Last updated March 14, 2022

Postanesthetic Care

Summary of Recommendations

Patient Assessment and Monitoring

Periodic assessment of airway patency, respiratory rate, and oxygen saturation should be done during emergence and recovery.
  • Particular attention should be given to monitoring oxygenation and ventilation.

Routine monitoring of pulse and blood pressure should be done during emergence and recovery, and electrocardiographic monitors should be immediately available. Assessment of neuromuscular function should be performed during emergence and recovery for patients who have received nondepolarizing neuromuscular blocking agents or who have medical conditions associated with neuromuscular dysfunction. Mental status should be periodically assessed during emergence and recovery. Patient temperature should be periodically assessed during emergence and recovery. Pain should be periodically assessed during emergence and recovery. Periodic assessment of nausea and vomiting should be performed routinely during emergence and recovery. Postoperative hydration status should be assessed in the postanesthesia care unit and managed accordingly.
  • Certain procedures involving significant loss of blood or fluids may require additional fluid management.

Assessment of urine output and of urinary voiding should be done on a case-by-case basis for selected patients or selected procedures during emergence and recovery. Assessment of drainage and bleeding should be performed.
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Prophylaxis and Treatment of Nausea and Vomiting

Antiemetic agents should be used for the prevention and treatment of nausea and vomiting when indicated. Multiple antiemetic agents may be used for the prevention or treatment of nausea and vomiting when indicated.
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Treatment during Emergence and Recovery

Administering supplemental oxygen during transportation or in the recovery room should be done for patients at risk of hypoxemia. Normothermia should be a goal during emergence and recovery.
  • When available, forced air warming systems should be used for treating hypothermia.

Meperidine should be used for the treatment of patient shivering during emergence and recovery when clinically indicated.
  • Hypothermia, a common cause of shivering, should be treated by rewarming.

  • Practitioners may consider other opioid agonists or agonist–antagonists when meperidine is contraindicated or not available.

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Antagonism of the Effects of Sedatives, Analgesics, and Neuromuscular Blocking Agents

Specific antagonists should be available whenever benzodiazepines are administered.
  • Flumazenil should not be used routinely, but may be administered to antagonize respiratory depression and sedation in selected patients.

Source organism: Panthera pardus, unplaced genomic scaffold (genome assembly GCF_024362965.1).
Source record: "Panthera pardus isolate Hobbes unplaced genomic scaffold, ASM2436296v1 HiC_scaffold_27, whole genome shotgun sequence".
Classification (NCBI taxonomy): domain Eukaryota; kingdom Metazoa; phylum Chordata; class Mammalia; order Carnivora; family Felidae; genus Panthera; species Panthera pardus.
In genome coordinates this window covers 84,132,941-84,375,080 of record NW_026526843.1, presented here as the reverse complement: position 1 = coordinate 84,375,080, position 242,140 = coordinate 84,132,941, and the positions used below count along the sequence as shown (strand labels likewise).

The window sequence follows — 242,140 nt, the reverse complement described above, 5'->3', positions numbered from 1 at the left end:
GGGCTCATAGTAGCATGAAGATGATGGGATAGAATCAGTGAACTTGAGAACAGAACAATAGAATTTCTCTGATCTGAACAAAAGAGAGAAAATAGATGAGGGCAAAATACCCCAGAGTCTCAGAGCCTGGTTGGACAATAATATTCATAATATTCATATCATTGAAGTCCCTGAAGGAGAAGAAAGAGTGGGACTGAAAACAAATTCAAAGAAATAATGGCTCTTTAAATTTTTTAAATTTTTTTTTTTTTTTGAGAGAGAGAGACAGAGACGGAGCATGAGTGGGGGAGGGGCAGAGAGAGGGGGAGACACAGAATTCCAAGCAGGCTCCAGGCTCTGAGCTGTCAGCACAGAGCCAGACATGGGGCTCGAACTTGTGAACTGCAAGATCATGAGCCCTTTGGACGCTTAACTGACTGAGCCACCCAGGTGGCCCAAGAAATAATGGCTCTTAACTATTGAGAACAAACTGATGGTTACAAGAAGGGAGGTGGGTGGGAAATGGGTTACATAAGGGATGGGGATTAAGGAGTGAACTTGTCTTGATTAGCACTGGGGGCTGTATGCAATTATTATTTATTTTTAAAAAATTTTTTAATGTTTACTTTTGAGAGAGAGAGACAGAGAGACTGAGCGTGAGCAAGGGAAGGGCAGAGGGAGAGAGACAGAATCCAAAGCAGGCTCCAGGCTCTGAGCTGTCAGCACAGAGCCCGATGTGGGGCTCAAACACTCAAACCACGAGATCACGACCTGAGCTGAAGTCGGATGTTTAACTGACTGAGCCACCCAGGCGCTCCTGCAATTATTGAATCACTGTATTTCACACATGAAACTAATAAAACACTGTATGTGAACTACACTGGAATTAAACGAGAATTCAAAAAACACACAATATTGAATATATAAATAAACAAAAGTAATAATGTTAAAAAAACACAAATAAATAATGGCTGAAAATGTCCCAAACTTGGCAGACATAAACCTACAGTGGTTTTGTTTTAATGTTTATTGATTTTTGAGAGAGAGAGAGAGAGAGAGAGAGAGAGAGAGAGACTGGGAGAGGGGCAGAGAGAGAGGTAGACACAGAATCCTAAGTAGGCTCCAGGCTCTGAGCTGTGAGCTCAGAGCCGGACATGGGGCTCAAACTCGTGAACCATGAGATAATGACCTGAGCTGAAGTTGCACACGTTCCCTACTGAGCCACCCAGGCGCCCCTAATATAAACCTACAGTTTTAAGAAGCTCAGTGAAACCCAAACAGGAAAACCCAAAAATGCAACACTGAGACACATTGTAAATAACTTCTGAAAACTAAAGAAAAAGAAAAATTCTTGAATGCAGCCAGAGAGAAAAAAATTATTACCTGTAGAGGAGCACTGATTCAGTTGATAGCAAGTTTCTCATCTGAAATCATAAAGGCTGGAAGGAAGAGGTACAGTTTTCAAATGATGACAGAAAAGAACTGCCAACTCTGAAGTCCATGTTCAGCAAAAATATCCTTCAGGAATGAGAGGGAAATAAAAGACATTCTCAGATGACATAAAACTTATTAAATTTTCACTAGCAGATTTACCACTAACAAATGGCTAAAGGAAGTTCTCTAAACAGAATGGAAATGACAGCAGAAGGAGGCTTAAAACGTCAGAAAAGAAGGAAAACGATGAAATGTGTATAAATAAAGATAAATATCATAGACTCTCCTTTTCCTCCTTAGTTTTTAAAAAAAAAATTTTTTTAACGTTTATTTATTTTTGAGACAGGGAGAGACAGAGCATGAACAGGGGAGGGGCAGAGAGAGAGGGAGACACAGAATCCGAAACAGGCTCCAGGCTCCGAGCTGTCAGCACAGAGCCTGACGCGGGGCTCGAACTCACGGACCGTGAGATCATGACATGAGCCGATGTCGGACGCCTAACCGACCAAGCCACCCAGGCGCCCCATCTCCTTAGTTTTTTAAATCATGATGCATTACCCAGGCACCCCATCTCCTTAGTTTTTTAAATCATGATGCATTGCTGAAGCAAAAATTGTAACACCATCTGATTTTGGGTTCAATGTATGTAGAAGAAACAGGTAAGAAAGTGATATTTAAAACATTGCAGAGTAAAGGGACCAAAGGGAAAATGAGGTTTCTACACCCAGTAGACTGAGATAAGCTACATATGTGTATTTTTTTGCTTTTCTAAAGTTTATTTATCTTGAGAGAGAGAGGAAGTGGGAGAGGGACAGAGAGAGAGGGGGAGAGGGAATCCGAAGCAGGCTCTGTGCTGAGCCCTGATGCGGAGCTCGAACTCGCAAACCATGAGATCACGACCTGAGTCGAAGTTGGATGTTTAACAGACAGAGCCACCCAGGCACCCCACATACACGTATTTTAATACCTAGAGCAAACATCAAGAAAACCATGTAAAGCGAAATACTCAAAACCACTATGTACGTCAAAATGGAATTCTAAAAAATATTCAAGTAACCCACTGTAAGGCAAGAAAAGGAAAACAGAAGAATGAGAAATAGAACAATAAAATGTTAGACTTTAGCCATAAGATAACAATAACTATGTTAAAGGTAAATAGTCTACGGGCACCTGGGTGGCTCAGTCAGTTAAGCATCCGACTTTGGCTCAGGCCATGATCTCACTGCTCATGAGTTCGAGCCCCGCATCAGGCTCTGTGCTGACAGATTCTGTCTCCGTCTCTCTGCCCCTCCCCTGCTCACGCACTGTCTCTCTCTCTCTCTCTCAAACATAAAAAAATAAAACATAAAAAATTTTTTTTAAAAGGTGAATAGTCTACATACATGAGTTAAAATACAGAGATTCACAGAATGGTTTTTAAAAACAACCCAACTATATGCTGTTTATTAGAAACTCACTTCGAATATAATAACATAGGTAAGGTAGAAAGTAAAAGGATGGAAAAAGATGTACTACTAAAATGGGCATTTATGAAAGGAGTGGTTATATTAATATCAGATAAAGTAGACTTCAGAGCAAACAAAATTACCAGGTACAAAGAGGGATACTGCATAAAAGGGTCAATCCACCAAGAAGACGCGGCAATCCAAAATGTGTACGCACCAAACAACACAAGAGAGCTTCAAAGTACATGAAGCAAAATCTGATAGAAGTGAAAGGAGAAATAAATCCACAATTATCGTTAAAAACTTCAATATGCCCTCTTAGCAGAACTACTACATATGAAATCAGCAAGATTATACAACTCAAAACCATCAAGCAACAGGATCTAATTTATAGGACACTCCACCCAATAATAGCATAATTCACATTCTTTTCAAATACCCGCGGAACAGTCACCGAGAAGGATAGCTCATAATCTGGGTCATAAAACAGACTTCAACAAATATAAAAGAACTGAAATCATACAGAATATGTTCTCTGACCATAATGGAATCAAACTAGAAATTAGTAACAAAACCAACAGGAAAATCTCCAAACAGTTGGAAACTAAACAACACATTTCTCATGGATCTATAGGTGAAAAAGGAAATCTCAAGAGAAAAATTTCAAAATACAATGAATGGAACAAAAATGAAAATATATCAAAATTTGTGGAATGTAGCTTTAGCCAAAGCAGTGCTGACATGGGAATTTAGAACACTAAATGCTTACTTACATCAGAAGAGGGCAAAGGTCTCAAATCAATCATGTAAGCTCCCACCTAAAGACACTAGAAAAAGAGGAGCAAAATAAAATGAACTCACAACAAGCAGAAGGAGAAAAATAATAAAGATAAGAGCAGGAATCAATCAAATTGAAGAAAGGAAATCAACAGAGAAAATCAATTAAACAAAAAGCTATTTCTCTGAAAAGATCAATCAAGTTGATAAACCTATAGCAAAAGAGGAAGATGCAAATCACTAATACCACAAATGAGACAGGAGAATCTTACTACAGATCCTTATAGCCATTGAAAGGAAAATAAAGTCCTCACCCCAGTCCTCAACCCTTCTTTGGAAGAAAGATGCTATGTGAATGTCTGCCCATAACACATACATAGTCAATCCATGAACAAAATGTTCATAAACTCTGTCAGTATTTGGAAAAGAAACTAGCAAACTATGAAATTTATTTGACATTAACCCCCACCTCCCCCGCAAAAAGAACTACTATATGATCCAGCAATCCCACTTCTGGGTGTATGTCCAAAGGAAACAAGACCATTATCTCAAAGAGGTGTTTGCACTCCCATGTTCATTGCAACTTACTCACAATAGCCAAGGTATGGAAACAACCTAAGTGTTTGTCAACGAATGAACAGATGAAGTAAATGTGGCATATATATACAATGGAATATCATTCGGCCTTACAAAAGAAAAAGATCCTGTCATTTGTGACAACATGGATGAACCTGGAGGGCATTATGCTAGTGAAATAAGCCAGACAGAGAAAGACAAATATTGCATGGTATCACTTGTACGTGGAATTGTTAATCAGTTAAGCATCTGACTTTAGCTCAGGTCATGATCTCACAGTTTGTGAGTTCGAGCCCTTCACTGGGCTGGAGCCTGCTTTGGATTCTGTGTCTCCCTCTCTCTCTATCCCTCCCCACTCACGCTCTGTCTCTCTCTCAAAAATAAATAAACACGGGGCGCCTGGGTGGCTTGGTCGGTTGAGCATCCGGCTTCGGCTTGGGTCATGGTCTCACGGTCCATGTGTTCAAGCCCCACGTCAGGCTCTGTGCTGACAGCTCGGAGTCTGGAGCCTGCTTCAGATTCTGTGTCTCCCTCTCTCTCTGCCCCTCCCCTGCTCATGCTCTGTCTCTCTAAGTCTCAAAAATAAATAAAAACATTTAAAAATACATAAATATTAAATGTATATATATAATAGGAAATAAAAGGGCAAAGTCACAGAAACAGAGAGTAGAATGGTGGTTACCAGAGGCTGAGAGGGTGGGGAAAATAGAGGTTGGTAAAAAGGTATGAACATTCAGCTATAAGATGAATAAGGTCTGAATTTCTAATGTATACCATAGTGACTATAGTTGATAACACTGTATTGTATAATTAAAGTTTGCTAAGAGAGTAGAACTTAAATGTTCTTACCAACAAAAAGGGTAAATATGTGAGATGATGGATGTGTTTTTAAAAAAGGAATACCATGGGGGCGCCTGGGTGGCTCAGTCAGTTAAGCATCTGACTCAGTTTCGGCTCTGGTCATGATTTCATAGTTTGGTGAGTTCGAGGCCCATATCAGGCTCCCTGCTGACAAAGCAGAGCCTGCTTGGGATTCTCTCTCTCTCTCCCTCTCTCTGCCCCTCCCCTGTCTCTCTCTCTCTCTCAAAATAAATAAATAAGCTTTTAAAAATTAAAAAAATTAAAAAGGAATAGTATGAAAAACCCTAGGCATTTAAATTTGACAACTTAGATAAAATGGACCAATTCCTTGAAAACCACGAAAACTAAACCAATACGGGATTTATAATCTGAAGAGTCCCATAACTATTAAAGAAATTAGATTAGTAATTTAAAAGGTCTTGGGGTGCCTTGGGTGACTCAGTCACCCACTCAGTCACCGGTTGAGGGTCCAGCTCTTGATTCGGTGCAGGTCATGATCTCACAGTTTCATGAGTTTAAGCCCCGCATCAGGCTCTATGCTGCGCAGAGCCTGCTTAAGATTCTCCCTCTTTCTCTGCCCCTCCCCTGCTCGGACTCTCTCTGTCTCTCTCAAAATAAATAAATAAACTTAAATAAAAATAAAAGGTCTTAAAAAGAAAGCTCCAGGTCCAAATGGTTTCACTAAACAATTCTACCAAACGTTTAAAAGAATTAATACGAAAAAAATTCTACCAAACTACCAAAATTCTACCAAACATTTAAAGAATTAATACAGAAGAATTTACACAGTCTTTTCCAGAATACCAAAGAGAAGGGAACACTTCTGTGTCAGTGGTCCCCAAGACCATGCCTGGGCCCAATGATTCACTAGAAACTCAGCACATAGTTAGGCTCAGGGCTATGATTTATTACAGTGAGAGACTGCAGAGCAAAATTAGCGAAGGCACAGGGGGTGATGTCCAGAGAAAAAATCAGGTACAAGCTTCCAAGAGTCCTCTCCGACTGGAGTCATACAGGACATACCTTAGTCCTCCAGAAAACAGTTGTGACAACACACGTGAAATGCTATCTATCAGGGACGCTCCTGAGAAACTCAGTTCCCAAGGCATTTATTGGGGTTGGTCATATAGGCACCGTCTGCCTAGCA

• After pharmacologic antagonism, patients should be observed long enough to ensure that cardiorespiratory depression does not recur.

Specific antagonists should be available whenever opioids are administered.
  • Opioid antagonists (e.g., naloxone) should not be used routinely but may be administered to antagonize respiratory depression in selected patients.

  • After pharmacologic antagonism, patients should be observed long enough to ensure that cardiorespiratory depression does not recur.

  • The Task Force reminds practitioners that acute antagonism of the effects of opioids may result in pain, hypertension, tachycardia, or pulmonary edema.

Specific antagonists should be administered for reversal of residual neuromuscular blockade when indicated.

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Protocol for Discharge

The routine requirement for urination before discharge should not be part of a discharge protocol and may only be necessary for selected patients. The requirement of drinking clear fluids should not be part of a discharge protocol and may only be necessary for selected patients, determined on a case-by-case basis (e.g., diabetic patients) As part of a recovery room discharge protocol, all patients should be required to have a responsible individual accompany them home. Patients should be observed until they are no longer at increased risk for cardiorespiratory depression.
  • mandatory minimum stay should not be required.

  • Discharge criteria should be designed to minimize the risk of central nervous system or cardiorespiratory depression after discharge.

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Recommendation Grading

Overview

Title

Postanesthetic Care

Authoring Organization

Publication Month/Year

February 1, 2013

Document Type

Guideline

External Publication Status

Published

Country of Publication

US

Document Objectives

Improve postanesthetic care outcomes for patients who have just had anesthesia or sedation and analgesia care. 

Inclusion Criteria

Female, Male, Adult, Older adult

Health Care Settings

Emergency care, Hospital, Operating and recovery room

Intended Users

Medical assistant

Scope

Assessment and screening, Prevention, Management

Diseases/Conditions (MeSH)

D000762 - Anesthesia Recovery Period, D000758 - Anesthesia, D011182 - Postoperative Care

Keywords

anesthesia, Postanesthetic Care, postoperative care

Source Citation

American Society of Anesthesiologists Task Force on Postanesthetic Care, Jeffrey H. Silverstein, Jeffrey L. Apfelbaum, Jared C. Barlow, Frances F. Chung, Richard T. Connis, Ralph B. Fillmore, Sean E. Hunt, Thomas A. Joas, David G. Nickinovich, Mark S. Schreiner; Practice Guidelines for Postanesthetic Care: An Updated Report by the American Society of Anesthesiologists Task Force on Postanesthetic Care. Anesthesiology 2013;118(2):291-307.